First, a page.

The recognition of the role of tourism in sustainable development and the emphasis placed in the SDGs on the development of public policies for sustainable tourism is a landmark breakthrough that provides a unique opportunity for all governments to create a sound and favourable policy foundation.
The first two years of the implementation of the 2030 Agenda have shown that countries are making headway in aligning national strategies, adapting institutional frameworks and adjusting policies to realize the SDGs.
The countries’ efforts have been reported in the Voluntary National Reviews (VNRs), presented by UN Member States during the High-level Political Forum on Sustainable Development (HLPF) in 2016 and 2017
In Maldives’s Voluntary National Review 2017, tourism sector is reported to have had a rapid expansion and more than fifth of the employed are engaged in the industry. Thematic analysis in the county shows that fisheries and high end tourism are the main economic drivers in the county, both of the sectors are reliant on the sustainable management and protection of marine and coastal ecosystems.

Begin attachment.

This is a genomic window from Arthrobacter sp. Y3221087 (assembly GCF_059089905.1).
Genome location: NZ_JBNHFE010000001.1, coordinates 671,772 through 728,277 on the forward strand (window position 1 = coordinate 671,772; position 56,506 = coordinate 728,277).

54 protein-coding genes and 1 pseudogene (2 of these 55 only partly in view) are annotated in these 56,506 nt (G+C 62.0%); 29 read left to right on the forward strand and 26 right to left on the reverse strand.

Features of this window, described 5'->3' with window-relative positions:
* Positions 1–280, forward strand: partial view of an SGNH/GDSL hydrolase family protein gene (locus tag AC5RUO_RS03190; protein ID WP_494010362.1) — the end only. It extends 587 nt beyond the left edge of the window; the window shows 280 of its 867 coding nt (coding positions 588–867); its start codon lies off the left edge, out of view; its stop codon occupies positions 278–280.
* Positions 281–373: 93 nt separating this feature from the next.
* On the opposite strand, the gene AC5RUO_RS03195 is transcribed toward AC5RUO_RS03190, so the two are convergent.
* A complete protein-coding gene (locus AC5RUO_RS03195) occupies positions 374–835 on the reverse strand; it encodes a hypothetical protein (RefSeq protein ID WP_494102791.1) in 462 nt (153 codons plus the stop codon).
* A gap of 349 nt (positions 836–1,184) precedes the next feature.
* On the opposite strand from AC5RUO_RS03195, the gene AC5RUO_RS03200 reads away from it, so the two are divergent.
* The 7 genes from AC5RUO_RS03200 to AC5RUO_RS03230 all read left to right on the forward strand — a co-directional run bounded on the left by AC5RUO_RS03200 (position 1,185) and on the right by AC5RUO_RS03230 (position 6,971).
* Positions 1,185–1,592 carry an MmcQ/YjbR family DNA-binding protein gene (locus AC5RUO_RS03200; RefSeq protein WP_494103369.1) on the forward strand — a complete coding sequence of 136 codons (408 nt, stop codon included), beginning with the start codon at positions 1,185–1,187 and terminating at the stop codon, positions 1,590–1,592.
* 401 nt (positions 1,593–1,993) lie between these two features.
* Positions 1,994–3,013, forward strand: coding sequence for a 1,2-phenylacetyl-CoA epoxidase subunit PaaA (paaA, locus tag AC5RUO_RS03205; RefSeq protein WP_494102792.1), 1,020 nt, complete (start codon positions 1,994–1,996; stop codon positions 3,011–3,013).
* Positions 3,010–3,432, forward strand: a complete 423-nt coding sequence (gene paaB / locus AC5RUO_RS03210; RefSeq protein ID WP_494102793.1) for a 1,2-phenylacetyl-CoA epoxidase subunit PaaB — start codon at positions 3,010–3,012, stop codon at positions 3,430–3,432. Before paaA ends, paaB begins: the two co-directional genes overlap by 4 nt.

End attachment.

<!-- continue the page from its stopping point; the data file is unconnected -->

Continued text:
From its very early stages of development, relevant environmental laws and regulations have been integrated within the tourism sector, making it a model for sustainable tourism. The private sector has also been critical in adopting sustainable consumption and production principles in the tourism sector.
The government is continuously engaging with the tourism sector in promoting environmental protection and stewardship. The government collaborates with various resorts to protect and manage marine areas. Due to the effects of climate change, the government has integrated climate change into development projects, for example, the Tourism Adaptation project (TAP) is aimed at identifying the climate change adaptation measures that will be required for the tourism sector in the coming years.